Skip to Main Content


Integrals of Exponential Form

We know that the derivative of the exponential function \(de^u/dx=e^u\, du/dx\). Reversing the differential, the integral of an exponential function is

\[\int e^udu=e^u+C\]

Example 1 Integrate \[\int 6x^2e^{x^3}dx\]

Solution: let \(u=x^3\),

\begin{align} du&= 3x^2dx \\ \frac{du}{3} &=x^2dx \end{align}

We can substitute into our original integral and get,

\begin{align} 2\int e^udu &=2e^u +C \\ &=2e^{x^3}+C \end{align}

Example 2: Integrate \[\int \left(e^x-e^{-x}\right)^2dx\]

Solution: We can simplify the expression in the integral to help us integrate.

\begin{align} \left(e^x-e^{-x}\right)^2 &= e^{2x}-2e^xe^{-x}+e^{-2x}\\ &=e^{2x}-2+e^{-2x} \end{align}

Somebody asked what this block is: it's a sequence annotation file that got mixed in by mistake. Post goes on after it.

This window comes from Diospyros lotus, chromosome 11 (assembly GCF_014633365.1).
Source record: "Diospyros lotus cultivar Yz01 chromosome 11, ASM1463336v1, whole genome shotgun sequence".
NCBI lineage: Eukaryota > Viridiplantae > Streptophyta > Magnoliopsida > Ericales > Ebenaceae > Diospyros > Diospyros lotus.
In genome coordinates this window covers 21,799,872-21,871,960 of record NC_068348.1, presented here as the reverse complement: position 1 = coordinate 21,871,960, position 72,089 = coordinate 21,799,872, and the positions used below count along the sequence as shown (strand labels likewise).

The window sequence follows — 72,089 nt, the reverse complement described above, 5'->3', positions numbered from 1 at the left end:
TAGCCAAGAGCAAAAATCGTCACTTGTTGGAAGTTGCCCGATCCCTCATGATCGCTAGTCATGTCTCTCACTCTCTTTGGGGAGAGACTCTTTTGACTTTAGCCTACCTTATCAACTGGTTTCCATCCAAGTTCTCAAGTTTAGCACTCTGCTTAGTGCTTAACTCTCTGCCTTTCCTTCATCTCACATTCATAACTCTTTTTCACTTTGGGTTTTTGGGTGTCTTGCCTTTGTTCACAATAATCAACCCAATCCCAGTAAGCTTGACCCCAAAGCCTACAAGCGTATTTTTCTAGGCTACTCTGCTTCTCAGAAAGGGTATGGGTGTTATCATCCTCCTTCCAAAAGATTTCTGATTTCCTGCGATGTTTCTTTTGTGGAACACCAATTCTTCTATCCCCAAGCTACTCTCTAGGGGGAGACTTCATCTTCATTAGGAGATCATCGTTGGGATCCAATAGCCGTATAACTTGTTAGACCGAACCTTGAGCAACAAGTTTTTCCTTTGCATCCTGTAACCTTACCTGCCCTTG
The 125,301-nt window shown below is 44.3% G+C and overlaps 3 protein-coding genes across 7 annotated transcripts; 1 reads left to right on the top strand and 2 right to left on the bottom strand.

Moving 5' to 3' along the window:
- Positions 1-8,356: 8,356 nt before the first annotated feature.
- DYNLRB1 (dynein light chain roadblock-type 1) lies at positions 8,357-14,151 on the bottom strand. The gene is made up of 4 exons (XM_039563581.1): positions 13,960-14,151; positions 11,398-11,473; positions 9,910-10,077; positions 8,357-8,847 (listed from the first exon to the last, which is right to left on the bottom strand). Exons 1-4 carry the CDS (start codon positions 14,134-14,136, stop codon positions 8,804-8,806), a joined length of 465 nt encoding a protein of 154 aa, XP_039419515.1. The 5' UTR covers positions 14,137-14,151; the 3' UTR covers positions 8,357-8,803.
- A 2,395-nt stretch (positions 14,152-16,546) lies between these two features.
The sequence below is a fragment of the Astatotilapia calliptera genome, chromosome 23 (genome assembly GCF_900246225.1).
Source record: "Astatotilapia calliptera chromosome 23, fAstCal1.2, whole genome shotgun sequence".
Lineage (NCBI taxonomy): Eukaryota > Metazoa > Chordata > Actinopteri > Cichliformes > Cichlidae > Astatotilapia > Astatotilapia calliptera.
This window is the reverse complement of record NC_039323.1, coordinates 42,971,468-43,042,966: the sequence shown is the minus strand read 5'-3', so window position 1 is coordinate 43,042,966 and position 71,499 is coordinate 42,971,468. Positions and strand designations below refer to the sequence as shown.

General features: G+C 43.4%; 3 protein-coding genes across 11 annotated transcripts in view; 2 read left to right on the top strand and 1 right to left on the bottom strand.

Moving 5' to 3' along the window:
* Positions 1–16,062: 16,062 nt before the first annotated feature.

\[ \int \left(e^{2x}-2+e^{-2x}\right) dx = \frac{e^{2x}}{2} -2x - \frac{e^{-2x}}{2} +C \]

Example 3: Find the equation of the curve for which \(dy/dx=\sqrt{e^{x+3}}\) if the curve passes through \((1,0)\).

Solution: First, we integrate to find the general equation form

\begin{align} y&=\int e^{\frac{x+3}{2}}dx \\ &= 2e^{\frac{x+3}{2}}+C\end{align}

Now we solve for C using the point \((1,0)\)

\begin{align} 0&=2e^{\frac{1+3}{2}}+C \\ -2e^2&=C \end{align}

Thus, the equation of the curve is


Creative Commons License
Designed by Matthew Cheung. This work is licensed under a Creative Commons Attribution 4.0 International License.

chat loading...